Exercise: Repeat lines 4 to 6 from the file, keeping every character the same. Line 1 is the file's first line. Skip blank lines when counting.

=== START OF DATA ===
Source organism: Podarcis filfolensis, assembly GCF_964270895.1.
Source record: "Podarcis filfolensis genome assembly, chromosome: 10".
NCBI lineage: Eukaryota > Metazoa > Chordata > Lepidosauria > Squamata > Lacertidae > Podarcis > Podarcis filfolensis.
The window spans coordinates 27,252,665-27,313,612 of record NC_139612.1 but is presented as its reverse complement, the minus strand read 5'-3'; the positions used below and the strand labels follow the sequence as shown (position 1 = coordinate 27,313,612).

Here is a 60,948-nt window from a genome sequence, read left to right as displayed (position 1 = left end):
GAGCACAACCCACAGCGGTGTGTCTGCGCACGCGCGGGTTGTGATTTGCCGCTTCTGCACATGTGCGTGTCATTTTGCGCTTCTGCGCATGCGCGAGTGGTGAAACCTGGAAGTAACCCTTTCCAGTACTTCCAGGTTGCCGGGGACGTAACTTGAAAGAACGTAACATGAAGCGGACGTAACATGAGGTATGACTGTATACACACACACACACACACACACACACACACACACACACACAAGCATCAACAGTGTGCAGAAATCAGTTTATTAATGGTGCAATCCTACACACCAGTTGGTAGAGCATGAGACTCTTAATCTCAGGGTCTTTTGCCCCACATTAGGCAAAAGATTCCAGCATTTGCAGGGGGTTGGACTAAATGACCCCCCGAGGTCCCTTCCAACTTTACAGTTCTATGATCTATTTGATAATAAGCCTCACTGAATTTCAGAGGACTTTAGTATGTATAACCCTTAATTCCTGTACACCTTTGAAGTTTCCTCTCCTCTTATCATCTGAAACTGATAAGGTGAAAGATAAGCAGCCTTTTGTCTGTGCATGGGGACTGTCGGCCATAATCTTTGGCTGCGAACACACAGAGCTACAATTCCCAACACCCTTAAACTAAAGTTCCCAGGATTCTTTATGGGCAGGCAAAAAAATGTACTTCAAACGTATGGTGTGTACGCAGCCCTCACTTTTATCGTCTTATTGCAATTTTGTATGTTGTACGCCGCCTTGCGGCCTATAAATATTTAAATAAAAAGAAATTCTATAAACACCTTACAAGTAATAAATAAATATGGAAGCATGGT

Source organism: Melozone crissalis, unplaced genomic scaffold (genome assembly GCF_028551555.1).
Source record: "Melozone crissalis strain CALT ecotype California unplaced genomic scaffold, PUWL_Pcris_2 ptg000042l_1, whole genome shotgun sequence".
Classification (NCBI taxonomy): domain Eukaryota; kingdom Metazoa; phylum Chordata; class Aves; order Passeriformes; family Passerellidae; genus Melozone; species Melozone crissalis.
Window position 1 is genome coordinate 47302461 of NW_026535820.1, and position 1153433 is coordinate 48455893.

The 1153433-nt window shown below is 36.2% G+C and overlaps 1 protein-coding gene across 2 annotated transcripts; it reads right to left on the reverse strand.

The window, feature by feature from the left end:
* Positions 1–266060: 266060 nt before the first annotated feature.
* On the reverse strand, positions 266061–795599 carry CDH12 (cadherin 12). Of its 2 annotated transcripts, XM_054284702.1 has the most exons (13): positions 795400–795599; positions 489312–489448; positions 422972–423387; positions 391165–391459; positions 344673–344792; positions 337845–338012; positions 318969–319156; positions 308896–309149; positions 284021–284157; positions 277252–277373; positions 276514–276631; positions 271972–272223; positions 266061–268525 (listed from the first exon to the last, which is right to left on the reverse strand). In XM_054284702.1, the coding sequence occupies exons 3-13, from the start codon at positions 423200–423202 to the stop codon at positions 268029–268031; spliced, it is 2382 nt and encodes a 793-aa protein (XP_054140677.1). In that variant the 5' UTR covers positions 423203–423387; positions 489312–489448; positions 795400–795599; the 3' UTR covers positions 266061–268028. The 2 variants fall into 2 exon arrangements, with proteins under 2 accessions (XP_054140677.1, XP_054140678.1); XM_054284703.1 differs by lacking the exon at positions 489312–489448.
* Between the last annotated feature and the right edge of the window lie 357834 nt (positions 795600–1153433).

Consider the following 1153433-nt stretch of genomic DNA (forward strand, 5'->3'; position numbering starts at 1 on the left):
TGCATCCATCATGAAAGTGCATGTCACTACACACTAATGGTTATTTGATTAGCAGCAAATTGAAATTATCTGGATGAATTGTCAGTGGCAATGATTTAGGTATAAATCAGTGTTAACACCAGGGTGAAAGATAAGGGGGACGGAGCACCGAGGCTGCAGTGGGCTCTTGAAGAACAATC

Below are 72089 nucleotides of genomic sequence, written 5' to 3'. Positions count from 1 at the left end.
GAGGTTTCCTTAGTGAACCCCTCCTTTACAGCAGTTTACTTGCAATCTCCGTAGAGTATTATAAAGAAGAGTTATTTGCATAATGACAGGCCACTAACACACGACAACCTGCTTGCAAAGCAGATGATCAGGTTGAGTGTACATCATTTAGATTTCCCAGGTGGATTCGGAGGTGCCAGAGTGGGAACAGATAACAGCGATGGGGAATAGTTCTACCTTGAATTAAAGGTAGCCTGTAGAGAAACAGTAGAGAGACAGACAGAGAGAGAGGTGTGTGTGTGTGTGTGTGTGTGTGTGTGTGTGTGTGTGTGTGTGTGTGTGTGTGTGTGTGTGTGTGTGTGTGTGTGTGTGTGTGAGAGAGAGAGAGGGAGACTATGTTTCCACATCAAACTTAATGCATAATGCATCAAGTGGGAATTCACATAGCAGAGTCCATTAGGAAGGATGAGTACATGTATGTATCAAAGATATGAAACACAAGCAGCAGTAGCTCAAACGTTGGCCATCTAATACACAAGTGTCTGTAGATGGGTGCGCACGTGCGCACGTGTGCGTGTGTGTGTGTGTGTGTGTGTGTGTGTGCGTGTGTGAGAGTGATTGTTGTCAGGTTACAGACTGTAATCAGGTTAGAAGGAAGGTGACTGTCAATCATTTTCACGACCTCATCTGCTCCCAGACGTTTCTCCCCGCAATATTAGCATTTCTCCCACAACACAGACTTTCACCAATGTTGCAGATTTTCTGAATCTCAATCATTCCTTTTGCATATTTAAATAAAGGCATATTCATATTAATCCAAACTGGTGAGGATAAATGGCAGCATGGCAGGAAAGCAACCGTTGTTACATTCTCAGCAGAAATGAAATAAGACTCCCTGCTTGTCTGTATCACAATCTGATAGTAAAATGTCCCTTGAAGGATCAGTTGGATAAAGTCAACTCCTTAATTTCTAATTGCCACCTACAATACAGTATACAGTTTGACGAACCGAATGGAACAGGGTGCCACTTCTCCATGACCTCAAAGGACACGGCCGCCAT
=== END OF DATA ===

The window spans coordinates 27,252,665-27,313,612 of record NC_139612.1 but is presented as its reverse complement, the minus strand read 5'-3'; the positions used below and the strand labels follow the sequence as shown (position 1 = coordinate 27,313,612).

Here is a 60,948-nt window from a genome sequence, read left to right as displayed (position 1 = left end):
GAGCACAACCCACAGCGGTGTGTCTGCGCACGCGCGGGTTGTGATTTGCCGCTTCTGCACATGTGCGTGTCATTTTGCGCTTCTGCGCATGCGCGAGTGGTGAAACCTGGAAGTAACCCTTTCCAGTACTTCCAGGTTGCCGGGGACGTAACTTGAAAGAACGTAACATGAAGCGGACGTAACATGAGGTATGACTGTATACACACACACACACACACACACACACACACACACACACACAAGCATCAACAGTGTGCAGAAATCAGTTTATTAATGGTGCAATCCTACACACCAGTTGGTAGAGCATGAGACTCTTAATCTCAGGGTCTTTTGCCCCACATTAGGCAAAAGATTCCAGCATTTGCAGGGGGTTGGACTAAATGACCCCCCGAGGTCCCTTCCAACTTTACAGTTCTATGATCTATTTGATAATAAGCCTCACTGAATTTCAGAGGACTTTAGTATGTATAACCCTTAATTCCTGTACACCTTTGAAGTTTCCTCTCCTCTTATCATCTGAAACTGATAAGGTGAAAGATAAGCAGCCTTTTGTCTGTGCATGGGGACTGTCGGCCATAATCTTTGGCTGCGAACACACAGAGCTACAATTCCCAACACCCTTAAACTAAAGTTCCCAGGATTCTTTATGGGCAGGCAAAAAAATGTACTTCAAACGTATGGTGTGTACGCAGCCCTCACTTTTATCGTCTTATTGCAATTTTGTATGTTGTACGCCGCCTTGCGGCCTATAAATATTTAAATAAAAAGAAATTCTATAAACACCTTACAAGTAATAAATAAATATGGAAGCATGGT